Labour and budget troubles in canadian higher ed
The financial sustainability of the traditional colleges and universities is being called into question. While most of the attention has been on on the US context, and small, private institutions, in particular. But a number of Canadian institutions are facing significant budget deficits. Others are dealing with labour strikes that have roots in financial troubles. Declining enrolment is a factor for many institutions in North America - owing to demographic shifts. Growing operating costs don't help.
At Higher Ed Management we're initiating a review of financial conditions in Canadian colleges and universities as it pertains to online education, specifically. Here's a sample of institutions that have recently dealt with labour strife, budget deficits, or both.
Ontario College System
The 2017 report on Ontario colleges, "Fiscal Sustainability of Ontario Colleges", concluded that Ontario 22 colleges will need to cut staff, increase tuition, deliver more education online, and receive more government funds if they are going to weather projected decline in enrolment.
Ontario College Sector - Strike
Later in 2017, Ontario College's 12,000 teaching staff went on strike for five weeks to contest the growing reliance on part-time and contract work - one of the few times, to our recollection, that full-time staff have taken work-action on behalf of part-time, contingent faculty. Part-time and contract teachers represent 70% of educators in the system.
York University - Strike
One of Canada's largest universities, York University saw contract staff and teaching assistants take strike action over wages and benefits. After six weeks (as of April 03, 2018), the two sides are far apart. More information.
Carleton University - Strike
A strike by support staff at Carleton University encompasses admissions, administration, IT, some librarians, athletics, and counselling services - is now in its fifth week (as of April 03). The union is aiming to maintain its "defined benefit" pensions (rather than a "contributor-based pension).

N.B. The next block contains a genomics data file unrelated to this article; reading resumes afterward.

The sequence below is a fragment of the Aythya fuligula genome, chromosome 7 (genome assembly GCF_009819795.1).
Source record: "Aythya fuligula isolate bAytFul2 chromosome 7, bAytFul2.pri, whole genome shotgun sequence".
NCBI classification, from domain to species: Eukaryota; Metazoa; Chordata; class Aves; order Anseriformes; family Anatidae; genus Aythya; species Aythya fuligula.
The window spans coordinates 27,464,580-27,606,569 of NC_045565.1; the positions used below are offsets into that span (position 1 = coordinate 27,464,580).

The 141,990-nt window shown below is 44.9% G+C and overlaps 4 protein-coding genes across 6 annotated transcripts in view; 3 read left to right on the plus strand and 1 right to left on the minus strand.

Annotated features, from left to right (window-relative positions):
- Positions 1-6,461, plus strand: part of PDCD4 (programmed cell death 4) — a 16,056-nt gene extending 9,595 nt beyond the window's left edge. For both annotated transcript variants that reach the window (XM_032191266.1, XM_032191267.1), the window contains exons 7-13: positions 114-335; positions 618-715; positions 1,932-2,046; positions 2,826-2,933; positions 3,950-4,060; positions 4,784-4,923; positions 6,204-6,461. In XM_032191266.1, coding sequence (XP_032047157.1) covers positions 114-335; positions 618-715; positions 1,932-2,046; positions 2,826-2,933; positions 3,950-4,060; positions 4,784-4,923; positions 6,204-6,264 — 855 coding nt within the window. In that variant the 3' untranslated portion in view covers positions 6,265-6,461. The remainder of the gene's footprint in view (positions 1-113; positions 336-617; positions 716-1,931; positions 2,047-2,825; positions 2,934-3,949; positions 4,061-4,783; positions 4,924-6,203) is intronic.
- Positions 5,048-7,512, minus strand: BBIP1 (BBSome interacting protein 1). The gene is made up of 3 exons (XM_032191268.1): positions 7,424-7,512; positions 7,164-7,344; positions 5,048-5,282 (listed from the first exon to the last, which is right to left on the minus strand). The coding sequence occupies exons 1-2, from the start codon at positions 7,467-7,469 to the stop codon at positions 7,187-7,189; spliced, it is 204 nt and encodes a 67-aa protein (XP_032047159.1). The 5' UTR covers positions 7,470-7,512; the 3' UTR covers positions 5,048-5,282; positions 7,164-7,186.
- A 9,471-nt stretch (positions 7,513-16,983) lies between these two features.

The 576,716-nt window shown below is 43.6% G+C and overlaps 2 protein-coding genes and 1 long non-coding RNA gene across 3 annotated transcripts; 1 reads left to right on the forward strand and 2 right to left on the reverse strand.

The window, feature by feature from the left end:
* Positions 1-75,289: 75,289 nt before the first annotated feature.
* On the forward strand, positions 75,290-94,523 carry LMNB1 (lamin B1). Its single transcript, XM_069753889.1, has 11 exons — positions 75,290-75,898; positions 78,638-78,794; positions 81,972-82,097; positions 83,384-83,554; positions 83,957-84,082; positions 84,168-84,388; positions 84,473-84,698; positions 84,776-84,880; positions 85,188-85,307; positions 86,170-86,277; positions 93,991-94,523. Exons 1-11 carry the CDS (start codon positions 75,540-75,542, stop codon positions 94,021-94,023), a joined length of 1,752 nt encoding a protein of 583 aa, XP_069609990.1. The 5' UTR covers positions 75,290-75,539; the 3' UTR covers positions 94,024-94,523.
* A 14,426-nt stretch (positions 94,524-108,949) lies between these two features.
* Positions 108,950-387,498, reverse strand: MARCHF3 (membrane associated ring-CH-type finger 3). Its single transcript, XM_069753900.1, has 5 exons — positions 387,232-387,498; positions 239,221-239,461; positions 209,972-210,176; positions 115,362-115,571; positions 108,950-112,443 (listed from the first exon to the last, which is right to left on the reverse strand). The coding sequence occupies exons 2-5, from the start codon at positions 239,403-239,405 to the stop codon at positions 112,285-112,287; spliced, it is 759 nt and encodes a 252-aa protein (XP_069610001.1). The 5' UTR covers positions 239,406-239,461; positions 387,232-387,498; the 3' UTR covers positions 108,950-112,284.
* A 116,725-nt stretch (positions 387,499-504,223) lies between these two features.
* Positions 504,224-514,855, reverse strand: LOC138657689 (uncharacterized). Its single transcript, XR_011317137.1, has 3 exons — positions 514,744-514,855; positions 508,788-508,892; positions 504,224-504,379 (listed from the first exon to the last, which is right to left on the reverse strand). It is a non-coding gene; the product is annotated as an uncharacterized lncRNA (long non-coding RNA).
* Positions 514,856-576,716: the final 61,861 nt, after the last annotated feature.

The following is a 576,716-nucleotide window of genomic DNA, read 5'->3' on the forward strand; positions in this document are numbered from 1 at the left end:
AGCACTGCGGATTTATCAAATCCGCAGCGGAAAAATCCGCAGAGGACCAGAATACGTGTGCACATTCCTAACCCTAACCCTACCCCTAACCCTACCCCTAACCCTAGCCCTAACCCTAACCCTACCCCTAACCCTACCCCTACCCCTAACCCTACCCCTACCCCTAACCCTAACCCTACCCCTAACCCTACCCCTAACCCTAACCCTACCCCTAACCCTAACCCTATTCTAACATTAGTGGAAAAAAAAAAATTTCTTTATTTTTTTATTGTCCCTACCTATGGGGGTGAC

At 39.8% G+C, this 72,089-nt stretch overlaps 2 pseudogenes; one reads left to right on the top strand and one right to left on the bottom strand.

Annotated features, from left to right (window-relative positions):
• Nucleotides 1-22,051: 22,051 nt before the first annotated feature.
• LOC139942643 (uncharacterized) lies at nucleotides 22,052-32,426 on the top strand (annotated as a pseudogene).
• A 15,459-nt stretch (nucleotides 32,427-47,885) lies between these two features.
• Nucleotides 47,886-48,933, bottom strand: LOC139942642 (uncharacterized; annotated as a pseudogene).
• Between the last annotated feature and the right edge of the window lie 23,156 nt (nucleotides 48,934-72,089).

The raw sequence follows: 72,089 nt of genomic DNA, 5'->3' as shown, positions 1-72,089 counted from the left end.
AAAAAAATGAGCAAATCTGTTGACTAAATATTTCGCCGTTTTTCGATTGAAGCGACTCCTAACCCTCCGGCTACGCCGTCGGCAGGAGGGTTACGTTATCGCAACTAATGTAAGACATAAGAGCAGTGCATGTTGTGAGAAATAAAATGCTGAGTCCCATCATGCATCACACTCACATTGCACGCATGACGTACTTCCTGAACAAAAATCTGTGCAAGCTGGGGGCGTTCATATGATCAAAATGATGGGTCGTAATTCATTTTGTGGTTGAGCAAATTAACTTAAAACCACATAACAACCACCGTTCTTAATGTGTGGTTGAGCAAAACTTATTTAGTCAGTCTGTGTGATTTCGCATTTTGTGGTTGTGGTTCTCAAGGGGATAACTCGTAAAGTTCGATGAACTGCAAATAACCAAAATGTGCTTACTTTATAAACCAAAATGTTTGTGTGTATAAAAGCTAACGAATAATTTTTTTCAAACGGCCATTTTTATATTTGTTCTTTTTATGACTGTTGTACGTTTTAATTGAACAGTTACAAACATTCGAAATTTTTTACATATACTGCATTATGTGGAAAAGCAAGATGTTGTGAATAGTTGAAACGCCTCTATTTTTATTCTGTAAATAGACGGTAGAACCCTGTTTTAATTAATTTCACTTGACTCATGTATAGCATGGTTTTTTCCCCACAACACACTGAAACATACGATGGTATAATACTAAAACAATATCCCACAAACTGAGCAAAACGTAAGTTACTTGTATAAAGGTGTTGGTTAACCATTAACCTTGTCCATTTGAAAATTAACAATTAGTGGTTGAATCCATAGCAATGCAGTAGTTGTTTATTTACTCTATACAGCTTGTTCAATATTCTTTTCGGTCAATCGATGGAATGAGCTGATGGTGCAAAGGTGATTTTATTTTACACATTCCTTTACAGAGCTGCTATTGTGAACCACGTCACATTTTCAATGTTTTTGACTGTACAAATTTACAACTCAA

Memorial University - Budget Deficit
Memorial University is facing a serious budget deficit due to a confluence of factors:
- a declining local population;
- a policy to maintain its historically low tuition fees;
- increased operating costs;
- and a reduced operating budget. (Provincial funds were reduced by 9.1 million for the 2017-2018 year.)
Athabasca University- Budget Deficit
An internal memo, written in 2015 by Interim President Scott Mackinnon, sent shock waves through the sector by predicting that the institution will be insolvent in two years.
A follow-up report in 2016 concluded that “Unless significant changes are made – and soon – AU will face a financial crisis early in 2018”.
University of Ottawa- Budget Deficit
The university is predicting an estimated $15M deficit for the fiscal year ending on April 30, 2017. Tuition rates are expected to rise across the board, with international students to see up to 15 per cent increase. The university projected a $20-million deficit for 2017-18.
The university's departments were charged with filling out an eight-page document outlining how they would achieve a balanced budget, given the proposed cuts. The memo read:
“Explain, in bullet point form, what measures you would put in place to reach a balanced budget? What would be the undesirable consequences of these additional measures on your services and for the university? How would you mitigate the effects?”
An internal memo sent to the University of Ottawa community included the following summary of actions to be taken to deal with the budget crisis:
"To balance our budget, we have carefully considered a range of options and following discussions with the deans, the Administration Committee has now decided on a course of action. Please note that those measures only affect operating funds and not research funds:
Construction and renovation projects under the building inventory improvement plan (PAPI 1) are suspended, unless required by safety or legal obligations;
All discretionary expenses, such as travel, will be restricted;
A hiring freeze on all contract or honorarium-based administrative and support staff positions, except in rare cases approved by the vice-president concerned.
The following three measures will be discussed with the unions concerned:
A freeze on external job postings and on external hiring to fill temporary or permanent administrative or support staff positions;
No retroactive salary adjustments when positions are evaluated or reclassified;
No position reclassifications until further notice, except for previously approved unit reorganisations." Source
University of Saskatchewan- Budget Deficit
The University of Saskatchewan approved a $16.7 million deficit budget in mid-2017 in response to a 5.6% ($18m) funding reduction by the province. The approved plan involved reducing the salaries and benefits of 75 senior leaders.
"We will have to look at everything we do . . ."
Vianne Timmons, President, University of Saskatchewan. Source
By Keith Christopher Hampson
University Sustainability: Signal Data. Higher Education Quality Council of Ontario, 2017.